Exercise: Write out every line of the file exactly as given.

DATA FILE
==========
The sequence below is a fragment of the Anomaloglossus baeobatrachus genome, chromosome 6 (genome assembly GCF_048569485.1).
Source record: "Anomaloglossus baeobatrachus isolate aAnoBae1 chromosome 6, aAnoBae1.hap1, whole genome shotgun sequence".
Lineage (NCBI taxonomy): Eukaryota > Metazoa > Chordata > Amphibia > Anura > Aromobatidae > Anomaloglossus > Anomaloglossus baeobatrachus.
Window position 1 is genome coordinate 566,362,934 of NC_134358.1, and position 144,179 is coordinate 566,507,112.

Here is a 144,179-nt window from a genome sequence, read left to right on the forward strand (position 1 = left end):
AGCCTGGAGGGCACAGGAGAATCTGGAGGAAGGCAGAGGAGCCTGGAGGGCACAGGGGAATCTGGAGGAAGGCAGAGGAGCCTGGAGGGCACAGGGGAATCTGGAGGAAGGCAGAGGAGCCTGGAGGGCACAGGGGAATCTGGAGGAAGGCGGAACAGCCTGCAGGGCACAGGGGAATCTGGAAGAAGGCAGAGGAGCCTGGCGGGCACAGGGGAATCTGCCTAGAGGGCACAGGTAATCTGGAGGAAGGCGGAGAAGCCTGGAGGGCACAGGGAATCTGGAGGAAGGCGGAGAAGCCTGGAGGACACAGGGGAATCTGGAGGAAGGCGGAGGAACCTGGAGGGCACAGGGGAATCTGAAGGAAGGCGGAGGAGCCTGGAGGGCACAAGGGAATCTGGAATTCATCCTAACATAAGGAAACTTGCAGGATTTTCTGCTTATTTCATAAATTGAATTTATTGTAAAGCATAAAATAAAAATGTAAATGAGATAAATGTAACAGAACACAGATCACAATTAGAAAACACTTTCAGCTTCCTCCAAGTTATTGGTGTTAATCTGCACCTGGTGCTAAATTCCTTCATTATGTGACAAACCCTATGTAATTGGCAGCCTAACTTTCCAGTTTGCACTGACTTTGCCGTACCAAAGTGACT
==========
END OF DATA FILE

The sequence below is a fragment of the Anomaloglossus baeobatrachus genome, chromosome 6 (genome assembly GCF_048569485.1).
Source record: "Anomaloglossus baeobatrachus isolate aAnoBae1 chromosome 6, aAnoBae1.hap1, whole genome shotgun sequence".
Lineage (NCBI taxonomy): Eukaryota > Metazoa > Chordata > Amphibia > Anura > Aromobatidae > Anomaloglossus > Anomaloglossus baeobatrachus.
Window position 1 is genome coordinate 566,362,934 of NC_134358.1, and position 144,179 is coordinate 566,507,112.

Here is a 144,179-nt window from a genome sequence, read left to right on the forward strand (position 1 = left end):
AGCCTGGAGGGCACAGGAGAATCTGGAGGAAGGCAGAGGAGCCTGGAGGGCACAGGGGAATCTGGAGGAAGGCAGAGGAGCCTGGAGGGCACAGGGGAATCTGGAGGAAGGCAGAGGAGCCTGGAGGGCACAGGGGAATCTGGAGGAAGGCGGAACAGCCTGCAGGGCACAGGGGAATCTGGAAGAAGGCAGAGGAGCCTGGCGGGCACAGGGGAATCTGCCTAGAGGGCACAGGTAATCTGGAGGAAGGCGGAGAAGCCTGGAGGGCACAGGGAATCTGGAGGAAGGCGGAGAAGCCTGGAGGACACAGGGGAATCTGGAGGAAGGCGGAGGAACCTGGAGGGCACAGGGGAATCTGAAGGAAGGCGGAGGAGCCTGGAGGGCACAAGGGAATCTGGAATTCATCCTAACATAAGGAAACTTGCAGGATTTTCTGCTTATTTCATAAATTGAATTTATTGTAAAGCATAAAATAAAAATGTAAATGAGATAAATGTAACAGAACACAGATCACAATTAGAAAACACTTTCAGCTTCCTCCAAGTTATTGGTGTTAATCTGCACCTGGTGCTAAATTCCTTCATTATGTGACAAACCCTATGTAATTGGCAGCCTAACTTTCCAGTTTGCACTGACTTTGCCGTACCAAAGTGACT